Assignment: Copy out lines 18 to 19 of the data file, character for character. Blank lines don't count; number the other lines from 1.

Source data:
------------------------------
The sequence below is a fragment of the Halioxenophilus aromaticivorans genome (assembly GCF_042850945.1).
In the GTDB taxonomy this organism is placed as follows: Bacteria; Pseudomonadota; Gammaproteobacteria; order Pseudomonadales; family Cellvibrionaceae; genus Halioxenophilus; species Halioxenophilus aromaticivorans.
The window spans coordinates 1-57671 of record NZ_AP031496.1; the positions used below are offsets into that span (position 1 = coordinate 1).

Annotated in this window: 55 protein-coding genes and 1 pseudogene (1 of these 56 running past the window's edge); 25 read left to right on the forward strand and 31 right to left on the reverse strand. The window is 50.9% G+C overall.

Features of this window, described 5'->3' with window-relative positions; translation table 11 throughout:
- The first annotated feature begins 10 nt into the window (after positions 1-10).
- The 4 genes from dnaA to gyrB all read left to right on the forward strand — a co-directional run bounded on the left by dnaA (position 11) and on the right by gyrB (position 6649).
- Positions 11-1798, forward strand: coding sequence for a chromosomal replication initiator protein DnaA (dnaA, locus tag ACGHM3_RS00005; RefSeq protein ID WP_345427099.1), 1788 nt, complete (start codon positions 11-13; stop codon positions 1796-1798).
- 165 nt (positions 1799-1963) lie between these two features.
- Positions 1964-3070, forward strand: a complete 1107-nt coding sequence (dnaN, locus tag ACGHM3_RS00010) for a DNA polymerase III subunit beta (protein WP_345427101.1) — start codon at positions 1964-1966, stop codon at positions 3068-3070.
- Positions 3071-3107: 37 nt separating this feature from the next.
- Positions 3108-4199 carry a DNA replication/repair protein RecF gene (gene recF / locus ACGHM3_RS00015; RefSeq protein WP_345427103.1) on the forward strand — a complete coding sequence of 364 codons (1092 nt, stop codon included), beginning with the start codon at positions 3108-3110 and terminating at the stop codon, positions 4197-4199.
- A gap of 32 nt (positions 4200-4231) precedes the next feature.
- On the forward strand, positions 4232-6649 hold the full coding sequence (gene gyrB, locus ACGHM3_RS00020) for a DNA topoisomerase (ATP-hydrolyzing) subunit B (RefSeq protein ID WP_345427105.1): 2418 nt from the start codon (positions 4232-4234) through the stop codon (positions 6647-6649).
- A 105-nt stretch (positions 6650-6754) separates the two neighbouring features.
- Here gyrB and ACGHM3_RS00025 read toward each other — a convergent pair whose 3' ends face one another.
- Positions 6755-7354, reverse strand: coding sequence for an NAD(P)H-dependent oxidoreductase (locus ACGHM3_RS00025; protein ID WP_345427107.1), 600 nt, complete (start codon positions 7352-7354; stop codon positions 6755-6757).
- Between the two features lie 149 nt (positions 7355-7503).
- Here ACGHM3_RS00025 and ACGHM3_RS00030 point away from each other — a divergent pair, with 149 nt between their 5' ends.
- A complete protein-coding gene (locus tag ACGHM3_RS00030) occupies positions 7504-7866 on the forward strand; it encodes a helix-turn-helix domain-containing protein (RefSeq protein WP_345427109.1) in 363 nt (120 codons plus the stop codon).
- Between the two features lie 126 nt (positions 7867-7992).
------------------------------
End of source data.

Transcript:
- Between the two features lie 149 nt (positions 7355-7503).
- Here ACGHM3_RS00025 and ACGHM3_RS00030 point away from each other — a divergent pair, with 149 nt between their 5' ends.